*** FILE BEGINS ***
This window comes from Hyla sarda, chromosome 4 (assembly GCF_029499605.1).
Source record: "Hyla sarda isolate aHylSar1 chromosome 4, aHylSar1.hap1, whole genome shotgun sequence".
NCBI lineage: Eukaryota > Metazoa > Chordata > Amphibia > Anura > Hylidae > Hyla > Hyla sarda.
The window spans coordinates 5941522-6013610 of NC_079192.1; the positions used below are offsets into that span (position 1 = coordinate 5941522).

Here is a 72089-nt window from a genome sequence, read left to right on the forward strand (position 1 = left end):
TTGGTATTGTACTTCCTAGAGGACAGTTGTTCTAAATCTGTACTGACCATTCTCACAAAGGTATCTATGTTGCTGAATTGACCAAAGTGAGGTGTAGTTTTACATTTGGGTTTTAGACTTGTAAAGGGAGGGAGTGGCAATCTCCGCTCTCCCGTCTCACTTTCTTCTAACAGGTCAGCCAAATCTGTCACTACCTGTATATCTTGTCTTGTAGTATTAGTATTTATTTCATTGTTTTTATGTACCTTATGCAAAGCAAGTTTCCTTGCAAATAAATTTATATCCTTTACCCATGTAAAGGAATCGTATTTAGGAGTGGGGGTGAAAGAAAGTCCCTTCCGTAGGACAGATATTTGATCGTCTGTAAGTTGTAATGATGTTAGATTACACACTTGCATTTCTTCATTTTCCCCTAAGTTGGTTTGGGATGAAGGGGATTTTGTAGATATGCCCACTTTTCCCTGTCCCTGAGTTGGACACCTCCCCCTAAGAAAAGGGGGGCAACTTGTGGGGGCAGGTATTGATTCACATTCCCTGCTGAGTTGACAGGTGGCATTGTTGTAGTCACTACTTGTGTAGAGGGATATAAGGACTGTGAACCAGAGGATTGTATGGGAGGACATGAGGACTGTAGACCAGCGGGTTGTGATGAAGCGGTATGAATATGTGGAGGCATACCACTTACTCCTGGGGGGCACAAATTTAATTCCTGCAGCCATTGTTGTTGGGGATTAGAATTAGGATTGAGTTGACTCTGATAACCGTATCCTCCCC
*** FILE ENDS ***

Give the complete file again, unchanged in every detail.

This window comes from Hyla sarda, chromosome 4 (assembly GCF_029499605.1).
Source record: "Hyla sarda isolate aHylSar1 chromosome 4, aHylSar1.hap1, whole genome shotgun sequence".
NCBI lineage: Eukaryota > Metazoa > Chordata > Amphibia > Anura > Hylidae > Hyla > Hyla sarda.
The window spans coordinates 5941522-6013610 of NC_079192.1; the positions used below are offsets into that span (position 1 = coordinate 5941522).

Here is a 72089-nt window from a genome sequence, read left to right on the forward strand (position 1 = left end):
TTGGTATTGTACTTCCTAGAGGACAGTTGTTCTAAATCTGTACTGACCATTCTCACAAAGGTATCTATGTTGCTGAATTGACCAAAGTGAGGTGTAGTTTTACATTTGGGTTTTAGACTTGTAAAGGGAGGGAGTGGCAATCTCCGCTCTCCCGTCTCACTTTCTTCTAACAGGTCAGCCAAATCTGTCACTACCTGTATATCTTGTCTTGTAGTATTAGTATTTATTTCATTGTTTTTATGTACCTTATGCAAAGCAAGTTTCCTTGCAAATAAATTTATATCCTTTACCCATGTAAAGGAATCGTATTTAGGAGTGGGGGTGAAAGAAAGTCCCTTCCGTAGGACAGATATTTGATCGTCTGTAAGTTGTAATGATGTTAGATTACACACTTGCATTTCTTCATTTTCCCCTAAGTTGGTTTGGGATGAAGGGGATTTTGTAGATATGCCCACTTTTCCCTGTCCCTGAGTTGGACACCTCCCCCTAAGAAAAGGGGGGCAACTTGTGGGGGCAGGTATTGATTCACATTCCCTGCTGAGTTGACAGGTGGCATTGTTGTAGTCACTACTTGTGTAGAGGGATATAAGGACTGTGAACCAGAGGATTGTATGGGAGGACATGAGGACTGTAGACCAGCGGGTTGTGATGAAGCGGTATGAATATGTGGAGGCATACCACTTACTCCTGGGGGGCACAAATTTAATTCCTGCAGCCATTGTTGTTGGGGATTAGAATTAGGATTGAGTTGACTCTGATAACCGTATCCTCCCC